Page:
1. You Won‚Äôt Pay for Organic Milk, but $5 at Starbucks is Okay. Here‚Äôs why organic milk is worth the extra cost.
Milk does a body good‚Äîor at least its supposed to. Here‚Äôs what we know. Milk is milk. It comes from a cow, right? Have you bothered to read the ingredients label on the back of a gallon of milk lately? Go ahead, take a look and see all the extras you get with your milk‚Ä¶who doesn‚Äôt want hormones, antibiotics, pesticides, and preservatives? Why should you be concerned with what‚Äôs in your milk? Do you have kids? Are you ready for them to go through puberty before they can ride a bicycle without training wheels? Or, have antibiotics no longer be effective when they get sick? Plus, why would you want to ingest pesticides?
Milk Never Used to Cost this Much
At the grocery store we walk past the organic eggs and organic milk with contempt. We gaze through the clear refrigerated glass and notice a clear demarcation between the organic and non-organic milk. They‚Äôre both in a clear container. They‚Äôre both white. They‚Äôre both called ‚Äúmilk.‚Äù They‚Äôre both in a gallon container. So, why the $2.00 or $2.50 difference in price? ‚ÄúIt‚Äôs Ridiculous‚Äù, we proclaim after we take a brief trip down memory lane and wax poetic on how easy life used to be. It's hard to stomach a $5 or $6 price tag when staring at that gallon of milk. However, when we go into a Starbucks we consider adding vanilla syrup for an upcharge to an already $5 beverage that is only slightly bigger than our cell phones. Oh and what about adding a little pump of carmel. Is it pumpkin spice season yet? (And don't get us wrong, we love Starbucks; we're actually about to take the afternoon walk to Starbucks.) This disconnect and romanticism of the days of yesteryear is even more exacerbated in our parents and grandparents. They have an almost vitriolic response to being asked to buy organic. Sort of reminds you of when people first started verbalizing not wanting to be around second-hand smoke. So, here are some of the extras you get when you don‚Äôt purchase organic milk.
Unlike those brutes in Rocky IV, you can‚Äôt give growth hormones to cows that make ‚Äúorganic‚Äù milk. (Growth hormones in cows can cause reproductive disorders in cows and infections requiring antibiotics. Those antibiotics can then be passed through to the milk we drink‚Äîso you‚Äôre trying to be good about not making your body immune to antibiotics, but you are inadvertently drinking antibiotics. Great.) Cows are essentially injected with synthetic growth hormones to help milk production (who cares that this might lead to higher levels in our bodies of IGF-1, the cancer causing hormone. I mean, producing more milk faster is good for business and our pocket books.) By the way, growth hormones are banned for use in cows in Canada, Europe, Norway, Switzerland, etc., and they are even banned by the Cancer Prevention Coalition. It‚Äôs one thing to be the greatest country in the nation, but it‚Äôs another to be naive.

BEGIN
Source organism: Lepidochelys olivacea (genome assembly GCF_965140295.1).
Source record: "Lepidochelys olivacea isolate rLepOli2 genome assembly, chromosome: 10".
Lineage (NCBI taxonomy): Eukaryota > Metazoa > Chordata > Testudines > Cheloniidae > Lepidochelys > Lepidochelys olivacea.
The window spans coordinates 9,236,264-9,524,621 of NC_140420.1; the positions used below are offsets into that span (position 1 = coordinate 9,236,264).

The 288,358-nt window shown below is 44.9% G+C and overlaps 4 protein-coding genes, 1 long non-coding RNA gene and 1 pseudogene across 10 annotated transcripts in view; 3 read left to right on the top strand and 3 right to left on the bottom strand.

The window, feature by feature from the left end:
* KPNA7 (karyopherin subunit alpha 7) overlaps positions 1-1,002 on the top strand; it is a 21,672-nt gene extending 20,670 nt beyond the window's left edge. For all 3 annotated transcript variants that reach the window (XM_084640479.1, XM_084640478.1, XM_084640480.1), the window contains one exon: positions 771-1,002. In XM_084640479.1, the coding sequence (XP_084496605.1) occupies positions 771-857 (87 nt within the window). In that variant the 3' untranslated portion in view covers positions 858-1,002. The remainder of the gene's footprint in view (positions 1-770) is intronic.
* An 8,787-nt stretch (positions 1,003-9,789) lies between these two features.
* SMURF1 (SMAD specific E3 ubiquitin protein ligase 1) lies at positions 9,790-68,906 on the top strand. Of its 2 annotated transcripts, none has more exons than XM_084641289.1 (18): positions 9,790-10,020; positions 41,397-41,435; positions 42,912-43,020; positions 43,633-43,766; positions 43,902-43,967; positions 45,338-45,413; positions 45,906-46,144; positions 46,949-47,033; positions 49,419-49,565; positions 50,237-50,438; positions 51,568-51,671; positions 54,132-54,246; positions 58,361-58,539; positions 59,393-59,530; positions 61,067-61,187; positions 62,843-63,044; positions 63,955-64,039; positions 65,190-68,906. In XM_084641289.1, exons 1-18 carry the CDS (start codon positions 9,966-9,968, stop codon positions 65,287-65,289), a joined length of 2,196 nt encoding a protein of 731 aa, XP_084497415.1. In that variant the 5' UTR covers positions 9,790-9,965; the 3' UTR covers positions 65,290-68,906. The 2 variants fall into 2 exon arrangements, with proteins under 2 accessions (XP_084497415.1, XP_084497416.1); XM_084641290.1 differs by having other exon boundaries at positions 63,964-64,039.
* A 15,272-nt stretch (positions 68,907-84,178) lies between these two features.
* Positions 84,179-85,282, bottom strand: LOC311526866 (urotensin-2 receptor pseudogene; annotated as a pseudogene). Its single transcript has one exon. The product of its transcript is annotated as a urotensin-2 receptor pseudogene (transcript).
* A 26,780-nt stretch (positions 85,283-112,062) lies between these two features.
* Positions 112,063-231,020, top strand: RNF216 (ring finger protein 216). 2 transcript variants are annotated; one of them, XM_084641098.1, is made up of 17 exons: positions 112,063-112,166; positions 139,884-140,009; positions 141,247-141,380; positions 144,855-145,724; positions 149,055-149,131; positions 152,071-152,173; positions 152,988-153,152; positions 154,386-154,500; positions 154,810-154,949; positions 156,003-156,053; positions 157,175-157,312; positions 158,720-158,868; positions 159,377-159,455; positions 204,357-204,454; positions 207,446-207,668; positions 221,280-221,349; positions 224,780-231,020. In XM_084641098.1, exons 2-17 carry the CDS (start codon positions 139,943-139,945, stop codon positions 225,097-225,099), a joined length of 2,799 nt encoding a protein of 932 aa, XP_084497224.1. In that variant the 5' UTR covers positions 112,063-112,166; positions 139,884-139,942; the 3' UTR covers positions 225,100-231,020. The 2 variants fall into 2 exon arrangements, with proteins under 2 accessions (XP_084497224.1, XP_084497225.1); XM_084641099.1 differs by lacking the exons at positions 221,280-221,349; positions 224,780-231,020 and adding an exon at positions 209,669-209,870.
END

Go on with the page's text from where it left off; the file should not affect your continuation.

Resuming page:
We already mentioned that adding growth hormones can lead to infections requiring ‚Äúfarmers‚Äù to give antibiotics to cows. But, antibiotics are also used to fatten up cows. And beyond fattening up cows, it‚Äôs leading to increased antibiotic resistance in cows. And it's not just affecting cows. The World Health Organization has stated that the ‚Äúoveruse and misuse of antibiotics in food animals‚Äù is contributing to the growth of antibiotic resistant bacteria in humans. Again. Isn‚Äôt that special? So it‚Äôs not like you‚Äôre abusing the system and getting a Z-Pack when you have a sinus infection so it doesn't ruin your weekend trip. What we know: We‚Äôre helping build super bugs by trying to fatten up cows so we can produce more milk, faster.
Cows producing non-organic milk are often fed feed that is genetically engineered with chemicals. Residue from herbicides ends up in our food and the food cows eat. We know that drugs fed to dairy cows end up in their milk, and human breast milk has tested positive for the primary ingredient in these herbicides. The FDA doesn‚Äôt currently require that milk is tested for herbicide residue. Yet, this residue is linked to kidney disease, etc. So how can we be cautious about what we know and don‚Äôt know? What we do know: Cows that produce organic milk cannot be fed feed that uses synthetic pesticides and herbicides.
Cows that are fed a lot of corn can lead to the production of unhealthy fatty acids. ¬†These unhealthy fatty acids are of course filtered through into the milk they produce. Further, corn is high in omega-6 fatty acid. It‚Äôs important to have a balance between omega-3 and omega-6 fatty acids. So, if cows are constantly fed corn and not allowed to graze on grasses the ratio of omega-3 to omega-6 fat gets lopsided. In short, high levels of omega-6 can increase the likelihood of a host of diseases, ailments, and autoimmune issues. By requiring cows to graze on grass, organic cows tend to have a better fatty acid ratio. Plus, at the end of the day organic milk tends to have healthier fats and more antioxidants. So, how long does that gallon of milk last in your house? Longer than a grande frappuccino? We get it. Buying organic milk means that each cup of milk costs you 25 cents more. But, isn‚Äôt it worth it?